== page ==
Internet Safety Frequently Asked Questions
- What is internet safety about?
- Why is there a need for a qualification?
- What's in the qualification?
- How is it assessed?
- Who is the qualification designed for?
- How does my centre become involved?
- What materials are available?
- Can students use the material for self-study?
- Can I offer the qualification online?
- Is it suitable for S1/S2 pupils?
- How do I find out more?
Parents can find further useful information on Internet safety and gain a better understanding of what kids really do on their mobiles and the internet at www.o2.co.uk/parents
Internet safety is about the safe and legal use of the internet. The internet is used by lots of people, of all ages, for lots of purposes – ranging from chatting to friends to booking a holiday – and the use of the internet is growing at a rapid pace. But there are risks involved in using the internet. These risks include: unwanted e-mail, online fraud, identity theft, child grooming and viruses. There are numerous media reports about abuses and new threats are emerging all of the time. A large survey carried out by Ofcom highlighted these two trends (growing use of the internet, accompanied by increased threats to personal safety) and emphasised the lack of awareness about potential threats.
So internet safety means knowing about potential threats when you are online; knowing what you can and cannot (legally) do when you are online; and knowing how to protect yourself from some of the risks that are involved in using the internet.
There are already lots of short courses available on internet safety, so why create a formal qualification?
It was felt that a qualification would formalise the approach to internet safety and standardise the advice given to students. And since it's a National Qualification, schools and colleges would be funded to deliver it.
We think that it's the first national qualification in internet safety in the world and we're hoping that it will appeal to international students, and make a contribution to improving the safety of students across the globe.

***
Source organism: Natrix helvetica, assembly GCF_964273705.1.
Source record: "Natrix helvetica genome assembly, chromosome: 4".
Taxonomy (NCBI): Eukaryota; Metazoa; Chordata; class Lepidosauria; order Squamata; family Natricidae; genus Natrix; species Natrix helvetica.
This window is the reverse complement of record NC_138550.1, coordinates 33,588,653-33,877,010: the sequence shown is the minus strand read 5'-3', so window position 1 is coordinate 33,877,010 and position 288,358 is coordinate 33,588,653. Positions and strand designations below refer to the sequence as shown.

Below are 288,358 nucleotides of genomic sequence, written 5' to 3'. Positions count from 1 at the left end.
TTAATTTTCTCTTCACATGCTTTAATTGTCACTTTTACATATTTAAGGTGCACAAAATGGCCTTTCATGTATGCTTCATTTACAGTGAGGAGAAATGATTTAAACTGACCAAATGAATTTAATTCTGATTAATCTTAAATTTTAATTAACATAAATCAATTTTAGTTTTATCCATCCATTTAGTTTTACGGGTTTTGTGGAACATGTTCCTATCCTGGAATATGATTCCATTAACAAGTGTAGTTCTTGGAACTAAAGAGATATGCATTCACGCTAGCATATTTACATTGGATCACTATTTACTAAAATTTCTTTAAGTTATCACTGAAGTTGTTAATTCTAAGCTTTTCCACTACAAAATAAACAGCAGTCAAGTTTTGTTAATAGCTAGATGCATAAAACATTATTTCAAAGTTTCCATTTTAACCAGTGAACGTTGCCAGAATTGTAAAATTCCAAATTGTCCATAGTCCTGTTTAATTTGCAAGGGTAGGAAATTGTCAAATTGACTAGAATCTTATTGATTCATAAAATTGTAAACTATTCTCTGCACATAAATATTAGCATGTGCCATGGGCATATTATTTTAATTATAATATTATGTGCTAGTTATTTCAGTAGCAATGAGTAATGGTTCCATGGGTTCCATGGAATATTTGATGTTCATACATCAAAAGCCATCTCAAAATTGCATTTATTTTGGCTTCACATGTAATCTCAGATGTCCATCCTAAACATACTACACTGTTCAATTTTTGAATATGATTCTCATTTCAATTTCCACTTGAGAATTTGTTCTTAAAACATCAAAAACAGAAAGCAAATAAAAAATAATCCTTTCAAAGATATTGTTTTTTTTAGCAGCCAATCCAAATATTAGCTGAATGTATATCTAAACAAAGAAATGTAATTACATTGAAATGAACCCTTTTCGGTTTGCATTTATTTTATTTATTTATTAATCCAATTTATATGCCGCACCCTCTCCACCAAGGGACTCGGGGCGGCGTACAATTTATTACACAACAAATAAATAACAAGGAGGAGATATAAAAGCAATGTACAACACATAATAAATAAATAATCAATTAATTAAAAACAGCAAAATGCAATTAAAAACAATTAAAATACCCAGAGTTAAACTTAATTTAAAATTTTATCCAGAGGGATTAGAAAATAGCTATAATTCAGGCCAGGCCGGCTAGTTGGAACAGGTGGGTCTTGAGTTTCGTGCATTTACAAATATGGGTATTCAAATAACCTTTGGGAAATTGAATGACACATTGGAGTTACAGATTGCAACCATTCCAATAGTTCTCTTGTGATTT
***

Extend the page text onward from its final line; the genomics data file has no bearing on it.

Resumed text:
Internet Safety is also SQA's first e-only qualification. Both the learning materials and the assessments are available online which enables the qualification to be delivered in a variety of modes. It can be delivered soley in a classroom setting; open learning; distance learning or a variety of all three.
The qualification is very straight-forward. It consists of a single National Unit at SCQF level 4 (Intermediate 1). The Unit is entitled: 'Internet Safety'. There are four outcomes:
- Identify threats that can exist when using the internet.
- Describe safety precautions which should be taken when using the internet.
- Describe legal constraints which apply when using the internet.
- Take appropriate safety precautions and operate within relevant legal constraints when using the internet.
Download the Unit specification (54 KB).
The threats covered include identity theft, cyber-bullying, grooming, phishing and pharming (Outcome 1). Advice is provided on how best to combat these threats such as how to set-up virus protection and firewalls, and how to recognise online fraud (Outcome 2). The Unit also explains your legal responsibilities when using the internet and discusses issues such as copyright restrictions and intellectual property rights (Outcome 3). The final outcome puts all of this into practice by ensuring that students can actually take precautions and work safely when they're online.
Very simply. There are two assessments – one covering knowledge and one covering skills.
- The knowledge assessment consists of 25 multiple choice questions to assess students' knowledge of internet safety (such as the meaning of words or how to avoid certain threats).